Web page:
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Going to the championship: UConn no match for determined Spartans, 82-73

Spartans to play in national title game at 9:21 p.m. Monday

April 4, 2009

Players on the MSU men’s basketball team recap the Spartans’ Final Four victory over Connecticut. The Spartans take on North Carolina on Monday for the Championship title.

Photo by Cash Kruth | The State News

Detroit — Before his team’s game against Connecticut, MSU sophomore guard Kalin Lucas made a special request.

Instead of being listed as a native of Sterling Heights, which has been the case all season, Lucas wanted the world to know where he was really from.

“Today I just wanted to represent my hometown of Detroit,” Lucas said after the game. “My grandma, she stays two minutes away from here. I have lived with my granny before and I have lived with my parents also.”

Playing quite literally in his backyard, Lucas made his city, school and entire state proud by scoring a game-high 21 points for the Spartans, who defeated UConn 82-73 in the Final Four on Saturday to advance to their first national championship game since 2000.

The Spartans will play the winner of the late game between North Carolina and Villanova at 9:21 p.m. Monday at Ford Field.

“This is a dream come true,” Lucas said. “We came out tonight, we played aggressive. We followed what coach told us to do. He told us to rebound and run. That’s what we did tonight.”

Doing his damage everywhere on the court, Lucas was terrific from start to finish. He scored five of MSU’s first seven points and iced the game with seven points during the last four minutes.

He shot 7-of-15 from the field, including 3-of-6 from 3-point range. He also dished out five assists for the Spartans, who exhibited just how lethal their running game can be.

MSU finished with 22 fast-break points, 18 assists and 11 turnovers. MSU’s bench outscored UConn 33-7.

Toward the end of the game, MSU head coach Tom Izzo said he thought those factors began to fatigue the Huskies.

“We want to run,” Izzo stressed after the game. “That’s what we really do. It’s just hard in our league. I thought we did wear them down a little bit. I thought depth worked on our side. We knew that going in for sure.”

Junior forward Raymar Morgan was on the finishing end of many of those fast-break opportunities. Wearing a custom-made protective mask over his broken nose, Morgan finished with 18 points and nine rebounds for the Spartans.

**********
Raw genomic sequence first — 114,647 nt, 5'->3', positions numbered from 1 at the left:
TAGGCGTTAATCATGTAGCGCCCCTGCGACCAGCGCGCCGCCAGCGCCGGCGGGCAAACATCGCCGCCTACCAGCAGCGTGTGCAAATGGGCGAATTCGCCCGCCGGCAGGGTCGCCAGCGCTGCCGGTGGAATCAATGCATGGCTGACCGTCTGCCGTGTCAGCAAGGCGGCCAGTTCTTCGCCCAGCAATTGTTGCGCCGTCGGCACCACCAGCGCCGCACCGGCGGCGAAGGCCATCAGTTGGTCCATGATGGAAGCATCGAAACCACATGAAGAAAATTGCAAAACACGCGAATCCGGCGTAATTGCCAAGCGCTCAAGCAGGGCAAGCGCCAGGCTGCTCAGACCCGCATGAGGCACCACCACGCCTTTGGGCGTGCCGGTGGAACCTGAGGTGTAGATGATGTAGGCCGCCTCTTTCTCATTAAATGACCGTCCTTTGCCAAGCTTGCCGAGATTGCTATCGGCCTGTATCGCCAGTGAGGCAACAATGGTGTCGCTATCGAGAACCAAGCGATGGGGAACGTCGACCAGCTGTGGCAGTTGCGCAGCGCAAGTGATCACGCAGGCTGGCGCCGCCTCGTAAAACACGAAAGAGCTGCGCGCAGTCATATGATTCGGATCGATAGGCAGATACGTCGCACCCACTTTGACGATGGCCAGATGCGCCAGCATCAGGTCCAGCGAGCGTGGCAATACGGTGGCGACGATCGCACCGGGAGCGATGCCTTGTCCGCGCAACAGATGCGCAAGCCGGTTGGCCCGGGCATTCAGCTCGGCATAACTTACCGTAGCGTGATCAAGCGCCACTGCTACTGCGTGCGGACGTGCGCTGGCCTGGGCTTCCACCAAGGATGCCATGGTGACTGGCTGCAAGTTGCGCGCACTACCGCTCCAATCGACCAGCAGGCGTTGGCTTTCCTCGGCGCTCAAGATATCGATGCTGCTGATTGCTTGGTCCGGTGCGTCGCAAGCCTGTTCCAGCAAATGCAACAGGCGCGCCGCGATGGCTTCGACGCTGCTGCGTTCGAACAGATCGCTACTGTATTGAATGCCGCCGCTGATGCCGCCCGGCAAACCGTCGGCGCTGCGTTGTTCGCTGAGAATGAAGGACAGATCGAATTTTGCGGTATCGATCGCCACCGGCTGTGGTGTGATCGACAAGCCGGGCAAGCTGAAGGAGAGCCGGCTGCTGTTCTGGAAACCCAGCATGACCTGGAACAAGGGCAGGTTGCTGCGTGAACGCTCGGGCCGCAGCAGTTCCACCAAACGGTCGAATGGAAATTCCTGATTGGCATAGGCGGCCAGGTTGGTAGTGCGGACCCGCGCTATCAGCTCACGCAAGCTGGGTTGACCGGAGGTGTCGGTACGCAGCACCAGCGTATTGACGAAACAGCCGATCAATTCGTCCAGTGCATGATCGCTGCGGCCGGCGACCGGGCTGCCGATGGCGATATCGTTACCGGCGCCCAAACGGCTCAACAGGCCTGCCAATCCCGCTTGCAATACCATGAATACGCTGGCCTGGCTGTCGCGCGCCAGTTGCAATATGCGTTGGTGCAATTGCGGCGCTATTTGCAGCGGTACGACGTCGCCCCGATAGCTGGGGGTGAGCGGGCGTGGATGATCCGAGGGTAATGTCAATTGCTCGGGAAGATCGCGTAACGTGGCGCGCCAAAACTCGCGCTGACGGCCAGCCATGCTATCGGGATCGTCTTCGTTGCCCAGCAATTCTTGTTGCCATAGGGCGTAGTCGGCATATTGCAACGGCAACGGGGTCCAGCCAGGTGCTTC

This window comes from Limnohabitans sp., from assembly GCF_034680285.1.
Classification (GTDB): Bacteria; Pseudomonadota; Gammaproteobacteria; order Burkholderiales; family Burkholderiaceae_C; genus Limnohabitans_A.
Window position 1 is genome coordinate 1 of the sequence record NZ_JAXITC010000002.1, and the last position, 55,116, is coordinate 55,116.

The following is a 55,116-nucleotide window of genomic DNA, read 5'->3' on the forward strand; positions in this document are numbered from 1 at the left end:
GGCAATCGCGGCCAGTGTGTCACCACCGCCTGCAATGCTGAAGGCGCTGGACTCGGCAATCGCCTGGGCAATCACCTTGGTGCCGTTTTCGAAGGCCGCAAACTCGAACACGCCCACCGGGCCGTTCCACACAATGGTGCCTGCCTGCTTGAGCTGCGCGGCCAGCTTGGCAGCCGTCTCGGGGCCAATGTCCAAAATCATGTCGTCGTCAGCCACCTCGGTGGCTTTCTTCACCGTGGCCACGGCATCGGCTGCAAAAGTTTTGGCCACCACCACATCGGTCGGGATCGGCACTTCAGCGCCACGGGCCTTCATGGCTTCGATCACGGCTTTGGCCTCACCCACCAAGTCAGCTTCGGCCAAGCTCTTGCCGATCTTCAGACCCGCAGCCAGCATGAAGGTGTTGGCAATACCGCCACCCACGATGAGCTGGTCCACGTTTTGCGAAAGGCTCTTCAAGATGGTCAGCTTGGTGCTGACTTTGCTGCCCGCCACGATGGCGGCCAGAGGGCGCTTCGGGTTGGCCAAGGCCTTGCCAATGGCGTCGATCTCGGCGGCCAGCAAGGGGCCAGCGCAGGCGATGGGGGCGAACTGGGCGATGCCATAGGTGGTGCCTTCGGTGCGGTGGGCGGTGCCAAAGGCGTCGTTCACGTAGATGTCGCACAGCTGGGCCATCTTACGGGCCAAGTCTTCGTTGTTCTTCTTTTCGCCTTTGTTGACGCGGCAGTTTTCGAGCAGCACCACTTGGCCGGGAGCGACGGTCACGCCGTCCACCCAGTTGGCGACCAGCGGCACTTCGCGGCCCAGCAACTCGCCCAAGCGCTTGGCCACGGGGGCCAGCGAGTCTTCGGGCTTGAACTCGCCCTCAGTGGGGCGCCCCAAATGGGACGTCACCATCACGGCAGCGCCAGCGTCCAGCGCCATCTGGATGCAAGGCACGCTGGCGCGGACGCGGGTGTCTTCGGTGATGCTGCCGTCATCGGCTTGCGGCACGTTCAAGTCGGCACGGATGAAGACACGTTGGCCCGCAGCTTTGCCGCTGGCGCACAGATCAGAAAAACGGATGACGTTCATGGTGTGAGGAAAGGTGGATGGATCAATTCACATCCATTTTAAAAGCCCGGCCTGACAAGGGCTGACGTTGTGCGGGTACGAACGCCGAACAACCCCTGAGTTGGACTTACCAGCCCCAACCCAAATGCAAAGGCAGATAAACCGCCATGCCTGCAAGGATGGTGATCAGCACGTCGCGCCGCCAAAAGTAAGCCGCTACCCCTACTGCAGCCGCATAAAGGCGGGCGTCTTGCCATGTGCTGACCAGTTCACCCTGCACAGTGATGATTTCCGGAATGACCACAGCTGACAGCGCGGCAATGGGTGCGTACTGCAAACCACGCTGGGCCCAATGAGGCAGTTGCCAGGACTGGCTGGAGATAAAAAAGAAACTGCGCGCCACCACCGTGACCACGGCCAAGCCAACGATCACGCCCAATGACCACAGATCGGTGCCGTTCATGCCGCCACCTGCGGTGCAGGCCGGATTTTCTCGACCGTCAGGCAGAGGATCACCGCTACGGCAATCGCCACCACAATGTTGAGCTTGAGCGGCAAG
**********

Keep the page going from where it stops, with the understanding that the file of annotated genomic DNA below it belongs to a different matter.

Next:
Morgan, who averaged 2.3 points in his last three previous tournament games, finished 7-of-13 from the field.

“I just got to give (my teammates) all the credit,” Morgan said. “They did a great job. Coach just supported me and just kept telling me to keep on pushing and keep on working.”

Hasheem Thabeet scored 17 points and Stanley Robinson added 15 points and 13 rebounds for the Huskies, who shot 35.3 percent in the second half.

In their final collegiate games, guard A.J. Price (15) and forward Jeff Adrien (13) also finished in double figures for the Huskies.

“I want to congratulate Tom and Michigan State,” UConn head coach Jim Calhoun said. “This ended up being a game of who made the small plays make the big difference. I really felt their bench was enormous. I thought early their rebounding (and) fast-break was great.”

Leading by four with 14:13 left in the game, the Spartans slowly began to pull away. Freshman forward Draymond Green hit two free throws and a jump shot and senior center Goran Suton added a jumper from just inside the arc to stretch MSU’s largest lead of the game to 10.

After a Thabeet layup sliced MSU’s lead to eight, sophomore guard Durrell Summers electrified a Final Four record-breaking crowd of 72,456 when he launched through the air and gave Robinson a ride as he jarred it through the net.

Summers said the dunk, which put MSU back up by 10, was a game-changing moment.

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“I think it was a big momentum swing for us because everybody got into it and the crowd got into which was a key,” said Summers, who also hails from Detroit. “I think their heads kind of dropped and the game went on from there.”

Although it turned more heads, Summers biggest play of the game minutes later. After UConn had shredded MSU’s 11-point lead with 3:18 remaining down to three, Summers converted on a three-point play with a minute left to seal the victory.

“Everytime we made a run, they did something to counteract that,” Price said. “You know, hats off to them. They finished the game out.”

Lucas scored five early points to help MSU race out to a 9-2 lead, but UConn responded with a flurry of points in the paint.

With most of the haymakers being delivered by Thabeet and Robinson, the Huskies went on a 16-7 surge to take a two-point lead with 12:06 left in the half.

The Huskies extended their lead to as much as five with 10:55 left in the half, but the Spartans rallied back behind the hot hand of their reserve freshman guard.

In the waning minutes of the half, freshman guard Korie Lucious seized the limelight. Lucious put MSU back out in front with a trey from the right elbow and on MSU’s next possession, he drew contact on a 3-point attempt. He made all his free-throws to put MSU up 33-29.

Lucious went on to hit yet another trey as MSU took a 38-36 lead into the locker room despite the fact Summers, senior center Goran Suton, and Chris Allen all finished the period scoreless.

“It was a memorable game that I won’t forget,” Izzo said. “Except we got another one, so we’re going to put it to bed a little later on.”

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